Disappeared; and this man stands for eight hours, dammit!

I will throw out this blob of links before getting later to more prosaic things later Fri. And lots more light rail stuff.

Rumsfeld reminded his folks coercing Arabs to stand in the hot Cuban sun, he can do it for eight hours, so why can't they do four? This man is next for the Nobel prize and its no wonder the chicks still dig him. Look at all these hot interrogation docs they put out but Billmon adds that they are from far too early, before the torture scandals in question.

Resistance grows to the 'imported government' that the IGC foisted on everyone. "Pressure at Iraqi prison detailed" in USA Today:

The officer who oversaw interrogations at Abu Ghraib prison near Baghdad testified that he was under intense "pressure" from the White House, Pentagon and CIA last fall to get better information from detainees, pressure that he said included a visit to the prison by an aide to national security adviser Condoleezza Rice.

Army Lt. Col. Steven Jordan, in a sworn statement to Army investigators obtained by USA TODAY, said he was told last September that White House staffers wanted to "pull the intelligence out" of the interrogations being conducted at Abu Ghraib.
Jordan, the top military intelligence officer at Abu Ghraib, described "instances where I feel that there was additional pressure" to get information from detainees, including a visit to the prison last fall by an aide to Rice that was "purely on detainee operations and reporting." And he said he was reminded of the need to improve the intelligence output of the prison "many, many, many times."
Rumsfeld told reporters at the Pentagon on Thursday that he recalled imploring, " 'Help, intelligence community and CIA. Give us more information.' Certainly that's a fairly typical thing in a conflict." He said he could not recall "any specific conversations" about improving intelligence results at Abu Ghraib.

The Defense secretary also acknowledged that, at CIA Director George Tenet's request, he ordered an Iraqi terror suspect held for seven months without registering him on prison rolls or notifying the Red Cross, as is customary. The move delayed access by Red Cross inspectors to the detainee, a suspected member of the terror group Ansar al-Islam. But Rumsfeld said "there is no question at all" that the suspect was treated humanely. The terror suspect was never held at Abu Ghraib, but the incident illustrates the involvement by high-level administration officials in prisoner handling.

In the area of treacherous Washington lobbyists, it seems that little pseudo-Dem fattycats have been giving away strategy to the Republicans so that they can calibrate how hard to squeeze their own party. Yes.

The twerps at New Republic wade into self-pity for supporting the war (David Corn says YOU SUCKAZ):

Finally the fate of Iraq is in the hands of Iraqis. If Iraq becomes a theocracy, or succumbs to a strongman, or collapses as a state, all this, too, will be the work of a free Iraq. For this reason, it is important to remember also that democratization is essentially a policy of destabilization. It demands the overthrow of one political culture so that another political culture may take its place. (That is why the outrages at Abu Ghraib and elsewhere are not only repugnant but also disastrous: "Hearts and minds" are precisely the field upon which democratizers make their stand. In this regard, nothing could be more damaging to the future of Iraq than Iraqi anti-Americanism.) It is absolutely astonishing that the planners of this war expected only happiness in its wake. Their postwar planning seems to have consisted in a kind of reverse Augustinianism: goodness is the absence of evil, Saddam is evil, Saddam's absence is good. They failed to intuit all the other evils that would emerge in the absence of this evil. They did not recognize the multiplicity of Iraq's demons; which is to say, they did not recognize Iraq.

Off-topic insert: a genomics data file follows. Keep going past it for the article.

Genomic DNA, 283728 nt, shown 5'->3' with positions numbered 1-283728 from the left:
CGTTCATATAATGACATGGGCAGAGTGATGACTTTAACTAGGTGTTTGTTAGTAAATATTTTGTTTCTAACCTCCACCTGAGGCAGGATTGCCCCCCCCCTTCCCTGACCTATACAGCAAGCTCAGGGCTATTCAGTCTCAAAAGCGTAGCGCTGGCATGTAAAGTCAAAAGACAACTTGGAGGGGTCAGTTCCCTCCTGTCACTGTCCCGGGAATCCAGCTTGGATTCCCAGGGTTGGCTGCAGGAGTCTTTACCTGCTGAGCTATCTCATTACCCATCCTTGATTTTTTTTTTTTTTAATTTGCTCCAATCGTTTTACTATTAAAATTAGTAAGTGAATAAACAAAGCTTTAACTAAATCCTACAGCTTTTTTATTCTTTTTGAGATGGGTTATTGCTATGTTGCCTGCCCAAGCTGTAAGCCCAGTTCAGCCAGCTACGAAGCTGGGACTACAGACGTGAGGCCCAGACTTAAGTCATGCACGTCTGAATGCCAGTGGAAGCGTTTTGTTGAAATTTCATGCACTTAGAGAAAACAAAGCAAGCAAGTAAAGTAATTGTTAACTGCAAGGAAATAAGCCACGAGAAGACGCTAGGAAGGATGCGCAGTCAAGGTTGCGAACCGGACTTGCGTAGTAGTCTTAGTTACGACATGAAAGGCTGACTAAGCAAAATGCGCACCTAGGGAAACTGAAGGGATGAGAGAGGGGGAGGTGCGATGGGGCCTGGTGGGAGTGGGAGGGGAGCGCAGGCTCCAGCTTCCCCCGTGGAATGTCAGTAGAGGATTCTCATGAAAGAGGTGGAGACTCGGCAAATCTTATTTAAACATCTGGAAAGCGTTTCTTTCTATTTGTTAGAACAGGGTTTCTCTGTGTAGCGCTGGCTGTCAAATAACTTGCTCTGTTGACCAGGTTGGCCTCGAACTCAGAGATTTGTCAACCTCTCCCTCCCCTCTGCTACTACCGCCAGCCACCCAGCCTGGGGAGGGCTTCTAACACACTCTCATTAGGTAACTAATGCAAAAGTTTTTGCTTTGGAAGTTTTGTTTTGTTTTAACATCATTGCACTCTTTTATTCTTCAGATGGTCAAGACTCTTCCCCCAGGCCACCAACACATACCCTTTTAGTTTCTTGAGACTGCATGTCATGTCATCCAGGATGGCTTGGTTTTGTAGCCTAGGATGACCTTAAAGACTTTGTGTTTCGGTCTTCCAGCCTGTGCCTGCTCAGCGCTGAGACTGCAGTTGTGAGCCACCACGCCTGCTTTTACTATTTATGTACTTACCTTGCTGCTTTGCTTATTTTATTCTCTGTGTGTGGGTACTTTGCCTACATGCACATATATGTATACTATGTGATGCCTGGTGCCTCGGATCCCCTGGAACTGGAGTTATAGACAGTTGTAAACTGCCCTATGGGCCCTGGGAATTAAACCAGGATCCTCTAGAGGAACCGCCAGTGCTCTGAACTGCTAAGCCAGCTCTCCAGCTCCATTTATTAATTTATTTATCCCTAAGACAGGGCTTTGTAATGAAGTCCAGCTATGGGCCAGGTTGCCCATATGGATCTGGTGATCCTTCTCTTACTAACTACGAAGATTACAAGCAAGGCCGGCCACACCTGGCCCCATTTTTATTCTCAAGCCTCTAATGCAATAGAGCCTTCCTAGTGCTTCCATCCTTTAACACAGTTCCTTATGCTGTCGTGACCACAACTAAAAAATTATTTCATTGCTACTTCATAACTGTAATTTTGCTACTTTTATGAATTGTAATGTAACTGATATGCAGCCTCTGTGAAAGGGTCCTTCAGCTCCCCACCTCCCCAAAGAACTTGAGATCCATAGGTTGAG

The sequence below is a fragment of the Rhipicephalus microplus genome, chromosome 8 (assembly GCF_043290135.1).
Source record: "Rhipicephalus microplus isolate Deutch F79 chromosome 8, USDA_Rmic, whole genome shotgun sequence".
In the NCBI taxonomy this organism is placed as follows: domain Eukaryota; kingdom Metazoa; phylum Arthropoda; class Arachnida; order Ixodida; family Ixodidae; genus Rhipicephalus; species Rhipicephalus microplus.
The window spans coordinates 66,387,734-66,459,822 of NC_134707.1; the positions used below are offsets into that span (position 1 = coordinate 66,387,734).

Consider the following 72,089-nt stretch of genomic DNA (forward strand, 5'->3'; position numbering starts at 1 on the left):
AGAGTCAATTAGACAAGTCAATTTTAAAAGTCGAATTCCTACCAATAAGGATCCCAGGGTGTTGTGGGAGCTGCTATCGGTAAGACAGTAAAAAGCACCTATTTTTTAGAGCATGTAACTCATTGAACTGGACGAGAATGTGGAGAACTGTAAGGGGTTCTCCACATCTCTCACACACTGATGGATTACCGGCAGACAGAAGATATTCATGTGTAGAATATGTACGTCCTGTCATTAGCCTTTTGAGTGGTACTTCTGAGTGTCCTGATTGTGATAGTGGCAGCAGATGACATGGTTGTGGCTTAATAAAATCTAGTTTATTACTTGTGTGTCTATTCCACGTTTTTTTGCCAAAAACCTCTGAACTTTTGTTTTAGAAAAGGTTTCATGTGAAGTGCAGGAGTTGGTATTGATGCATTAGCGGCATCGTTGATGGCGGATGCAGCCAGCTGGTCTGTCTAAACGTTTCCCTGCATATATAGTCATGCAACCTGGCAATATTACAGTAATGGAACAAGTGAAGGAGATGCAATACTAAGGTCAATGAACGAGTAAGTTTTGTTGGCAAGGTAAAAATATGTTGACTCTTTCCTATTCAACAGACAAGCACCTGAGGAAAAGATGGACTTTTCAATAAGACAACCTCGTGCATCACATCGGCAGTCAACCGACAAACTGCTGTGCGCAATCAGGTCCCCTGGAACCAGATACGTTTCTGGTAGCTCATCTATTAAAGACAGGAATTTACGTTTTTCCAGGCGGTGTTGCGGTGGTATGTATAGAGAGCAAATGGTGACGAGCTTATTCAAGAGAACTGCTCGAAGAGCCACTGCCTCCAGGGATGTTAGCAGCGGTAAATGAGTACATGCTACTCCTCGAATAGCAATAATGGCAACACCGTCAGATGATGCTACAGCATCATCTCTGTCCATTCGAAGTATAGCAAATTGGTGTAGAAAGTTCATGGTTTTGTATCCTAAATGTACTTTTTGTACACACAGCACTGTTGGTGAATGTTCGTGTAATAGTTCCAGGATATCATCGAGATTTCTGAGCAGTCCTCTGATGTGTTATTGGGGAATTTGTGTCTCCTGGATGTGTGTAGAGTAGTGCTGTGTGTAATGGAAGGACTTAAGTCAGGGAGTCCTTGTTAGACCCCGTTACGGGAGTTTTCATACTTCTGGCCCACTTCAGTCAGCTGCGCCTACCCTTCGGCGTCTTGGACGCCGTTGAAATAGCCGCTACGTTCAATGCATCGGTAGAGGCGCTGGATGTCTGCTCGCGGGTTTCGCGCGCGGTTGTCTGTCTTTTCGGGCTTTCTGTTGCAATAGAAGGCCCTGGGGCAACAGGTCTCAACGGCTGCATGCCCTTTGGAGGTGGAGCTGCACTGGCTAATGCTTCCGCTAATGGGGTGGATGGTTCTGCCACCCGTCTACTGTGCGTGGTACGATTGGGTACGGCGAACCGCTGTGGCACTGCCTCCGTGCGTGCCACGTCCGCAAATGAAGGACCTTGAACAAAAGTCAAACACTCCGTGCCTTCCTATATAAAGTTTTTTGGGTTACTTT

It is no wonder that this administration has presided over a new flourishing of anti-Americanism. It accepts anti-Americanism as a compliment. It holds that all anti-Americanism is like all other anti-Americanism, and is in no way to be imputed to American behavior. In this way, the Bush administration has transformed anti-Americanism into one of the most urgent, and least addressed, problems facing American foreign policy. In a time when the safety of the United States depends more and more upon the cooperation of other states and other societies--the struggle against terrorism is a struggle against stateless villains organized in far-flung networks--the foreign policy of the United States surrendered to Gary Cooperism. Our leaders are all such legends in their own eyes. But after Will Kane shot Frank Miller dead, you will recall, he left town. The unilateralist became an isolationalist. The transition was easy. He would rely forevermore upon his sanctimony and his hauteur. 

It's upside down as hell, the Iraq = 9/11 spinstorm. They claim that believing in Mohammed Atta in Prague is actually a major matter of faithful credence, a matter of your political compass rather than factual veracity. What tasty quotes from the Bush administration:

MR. RUSSERT: The Washington Post asked the American people about Saddam Hussein, and this is what they said: 69 percent said he was involved in the September 11 attacks. Are you surprised by that?

VICE PRES. CHENEY: No. I think it's not surprising that people make that connection.